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Financial Modeling 101: How to tell a compelling story with numbers

Posted by Deborah Drake

On June 17th nearly 40 attendees experienced the second of three SVP Fast Pitch Jumpstart workshops –eager to learn more about the important and often “dreaded” topic of Financial Modeling.  Presenter, Michael “Luni” Libes, a serial entrepreneur and the founder of Fledge, a “conscious company accelerator” began with a question that is the overarching theme of the series, “What makes your business venture great?”

First, have you designed for Humans?

Second, have you done Financial Modeling? (Luni would have you start on the back of an envelope, keep it simple and have your numbers tell a story that is as good as your “Pitch” but more on that below.)

Third, have you a plan for Sales, Marketing and Social Impact? (3rd in the series and happening today. Register now. J)

So how exactly do you build a financial plan for your business? According to Luni, there are three important questions to work through as one does Financial Modeling:

  • Can this business make money?
  • If so, when?
  • When, given what resources?

The point of the financial exercise an entrepreneur puts themselves through as they “guesstimate” up to three years of future potential revenue is to understand:

Will this enterprise ever be sustainable?

About a third of attendees in the room had already drafted financials. Those who hadn’t wondered if there was a master template they should be using. The advice given was to start simple with a “back of the envelope plan.”

“Ball parking the key financial ingredients provides enough information that you can logically determine if you want to fully jump in.”

Start with a single column of simplified potential revenue and expenses before you invest in hours of calculating  numbers you are essentially making up suggests Luni.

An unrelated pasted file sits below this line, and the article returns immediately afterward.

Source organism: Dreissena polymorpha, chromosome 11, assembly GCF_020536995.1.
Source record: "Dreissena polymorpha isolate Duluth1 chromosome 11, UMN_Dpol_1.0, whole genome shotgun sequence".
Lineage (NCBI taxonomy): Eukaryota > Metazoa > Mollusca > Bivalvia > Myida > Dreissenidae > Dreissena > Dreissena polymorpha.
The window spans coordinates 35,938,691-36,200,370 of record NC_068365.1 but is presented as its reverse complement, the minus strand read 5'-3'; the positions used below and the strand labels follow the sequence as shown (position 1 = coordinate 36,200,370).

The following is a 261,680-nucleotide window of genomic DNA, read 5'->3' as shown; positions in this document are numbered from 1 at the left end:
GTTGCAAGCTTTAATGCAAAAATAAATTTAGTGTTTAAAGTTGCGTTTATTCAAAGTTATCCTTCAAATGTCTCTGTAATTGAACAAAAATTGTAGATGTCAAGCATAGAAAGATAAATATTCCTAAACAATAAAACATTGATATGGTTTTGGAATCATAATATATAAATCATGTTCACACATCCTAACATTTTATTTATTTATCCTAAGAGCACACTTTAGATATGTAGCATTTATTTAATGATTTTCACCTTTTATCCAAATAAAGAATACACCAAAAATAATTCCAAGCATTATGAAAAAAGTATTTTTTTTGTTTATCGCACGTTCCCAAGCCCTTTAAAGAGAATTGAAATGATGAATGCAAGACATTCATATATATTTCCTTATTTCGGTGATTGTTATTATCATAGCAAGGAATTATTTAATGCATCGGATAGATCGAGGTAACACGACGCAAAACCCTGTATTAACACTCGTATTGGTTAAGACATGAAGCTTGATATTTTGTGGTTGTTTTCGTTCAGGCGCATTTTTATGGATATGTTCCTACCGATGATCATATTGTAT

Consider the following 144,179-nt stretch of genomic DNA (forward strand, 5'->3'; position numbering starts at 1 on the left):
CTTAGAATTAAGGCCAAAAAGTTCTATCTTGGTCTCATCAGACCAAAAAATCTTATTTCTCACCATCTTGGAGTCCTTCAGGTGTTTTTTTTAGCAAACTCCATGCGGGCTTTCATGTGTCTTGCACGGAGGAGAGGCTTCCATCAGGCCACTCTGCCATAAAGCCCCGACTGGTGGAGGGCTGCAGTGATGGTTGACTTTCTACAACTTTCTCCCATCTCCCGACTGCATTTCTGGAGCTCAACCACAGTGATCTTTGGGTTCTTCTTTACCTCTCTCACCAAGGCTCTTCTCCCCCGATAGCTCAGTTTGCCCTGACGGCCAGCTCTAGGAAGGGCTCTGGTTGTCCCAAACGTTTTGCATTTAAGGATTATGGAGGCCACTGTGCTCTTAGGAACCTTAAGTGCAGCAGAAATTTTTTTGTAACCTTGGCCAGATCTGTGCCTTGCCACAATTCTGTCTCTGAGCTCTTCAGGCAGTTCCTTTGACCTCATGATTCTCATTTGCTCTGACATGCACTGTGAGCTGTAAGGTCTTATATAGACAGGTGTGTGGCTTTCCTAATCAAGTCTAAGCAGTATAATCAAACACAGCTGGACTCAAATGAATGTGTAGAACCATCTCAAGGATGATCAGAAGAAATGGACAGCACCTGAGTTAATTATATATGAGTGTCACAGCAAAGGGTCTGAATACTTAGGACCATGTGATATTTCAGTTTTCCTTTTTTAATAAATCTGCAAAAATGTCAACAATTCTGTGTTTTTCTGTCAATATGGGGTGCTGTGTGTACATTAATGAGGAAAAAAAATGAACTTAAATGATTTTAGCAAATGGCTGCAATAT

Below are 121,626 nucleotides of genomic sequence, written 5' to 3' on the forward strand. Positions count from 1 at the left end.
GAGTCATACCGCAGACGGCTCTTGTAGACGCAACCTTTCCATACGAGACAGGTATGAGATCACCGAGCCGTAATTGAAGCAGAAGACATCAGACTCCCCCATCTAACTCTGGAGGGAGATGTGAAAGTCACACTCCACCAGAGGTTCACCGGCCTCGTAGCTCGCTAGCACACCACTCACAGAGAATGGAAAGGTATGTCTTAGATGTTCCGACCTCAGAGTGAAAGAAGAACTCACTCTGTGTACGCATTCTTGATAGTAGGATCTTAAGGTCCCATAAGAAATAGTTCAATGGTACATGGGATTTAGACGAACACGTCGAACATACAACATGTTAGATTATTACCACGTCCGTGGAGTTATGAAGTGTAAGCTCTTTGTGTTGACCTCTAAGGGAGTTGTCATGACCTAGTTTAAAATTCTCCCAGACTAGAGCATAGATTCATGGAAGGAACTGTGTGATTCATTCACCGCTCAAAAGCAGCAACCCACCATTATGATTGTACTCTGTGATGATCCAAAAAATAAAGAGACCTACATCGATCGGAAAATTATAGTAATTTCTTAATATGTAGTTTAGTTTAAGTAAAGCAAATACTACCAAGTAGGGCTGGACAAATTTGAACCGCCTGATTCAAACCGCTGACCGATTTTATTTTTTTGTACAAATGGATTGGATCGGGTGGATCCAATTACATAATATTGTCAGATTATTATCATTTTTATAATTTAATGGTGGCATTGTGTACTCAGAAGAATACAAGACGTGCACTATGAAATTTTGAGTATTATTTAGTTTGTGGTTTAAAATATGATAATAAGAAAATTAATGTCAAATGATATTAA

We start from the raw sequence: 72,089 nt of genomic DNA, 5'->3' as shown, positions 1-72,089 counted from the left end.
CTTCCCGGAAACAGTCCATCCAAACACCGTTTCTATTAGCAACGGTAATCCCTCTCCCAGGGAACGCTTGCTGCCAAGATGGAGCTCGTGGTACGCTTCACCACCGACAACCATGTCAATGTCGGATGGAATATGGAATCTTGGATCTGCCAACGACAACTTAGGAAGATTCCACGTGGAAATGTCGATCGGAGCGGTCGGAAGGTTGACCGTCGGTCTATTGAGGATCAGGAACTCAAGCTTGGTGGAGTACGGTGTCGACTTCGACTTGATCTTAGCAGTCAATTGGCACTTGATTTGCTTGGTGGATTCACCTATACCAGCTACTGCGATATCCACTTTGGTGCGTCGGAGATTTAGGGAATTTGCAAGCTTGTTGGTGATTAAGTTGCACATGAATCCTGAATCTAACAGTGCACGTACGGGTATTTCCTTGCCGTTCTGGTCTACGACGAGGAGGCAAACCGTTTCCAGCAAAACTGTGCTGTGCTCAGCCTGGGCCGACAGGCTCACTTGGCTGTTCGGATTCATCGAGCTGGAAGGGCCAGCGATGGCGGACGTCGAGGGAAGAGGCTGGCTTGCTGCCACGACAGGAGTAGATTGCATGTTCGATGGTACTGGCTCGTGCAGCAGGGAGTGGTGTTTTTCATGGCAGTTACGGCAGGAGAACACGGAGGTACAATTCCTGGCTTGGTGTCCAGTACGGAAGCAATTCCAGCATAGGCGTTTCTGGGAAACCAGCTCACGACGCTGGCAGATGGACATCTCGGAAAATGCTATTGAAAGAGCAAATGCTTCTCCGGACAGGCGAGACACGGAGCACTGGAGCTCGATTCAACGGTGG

You can tell a compelling story in numbers.

As a Social Innovator, you must be able to explain your numbers as more than a collection of facts. It is a story that has a beginning, a middle, and an end (like your Pitch!)  It grabs the audience and takes them on a journey. And it must make sense from row to row with every number having a reason for being there.

Following the roadmap outlined in The Next Step: Guiding you from idea to startup, Luni walked an attentive audience through the financial example of launching a lemonade stand business, offering his tips and preferences for how to guesstimate and even format an excel spreadsheet.

Done simply but thoroughly, you as the business owner will understand it completely and be in a position to proactively and confidently explain or defend your choice of numbers as needed.

Make up your own blueprint for financial modeling and you’ll be knowledgeable about every number you put in that spreadsheet. And, if you are concerned with bias then you can always get a second opinion.

Is your idea one that can grab market share?

Is it sustainable?

Is there a reasonable story in the numbers?

Are there red flags?

Bottom line according to Luni: Using someone else’s template won’t make it easier and could make it more work than it needs to be.  Start simple and iterate more complexity (and add lines as you need them)

“The more iterations you play with the better you will understand your business potential and its story.”

Luni’s candor and matter of fact presentation was refreshing to attendees who offered immediate feedback. Those who came in nervous about the role that financials play in the Fast Pitch Application process left calmer and more confident about what mattered most and how to do it.

“This was a wonderful training for non-profit entrepreneurs needing “Business Planning 101.”  Dr. Maureen O’Shaughnessy, http://LEacademy.org

“Luni is frank about financial, and that is so positive!  This isn’t an exercise in making your financial statement complex, but rather in utilizing your own simplified process to illuminate what effect variables will have on quantitative outcomes.” Brian McDonald, Sourcerer.squarespace.com

P.S. Recommended reading by Luni to all interested in social and conscious innovation is “The Lean Start-up”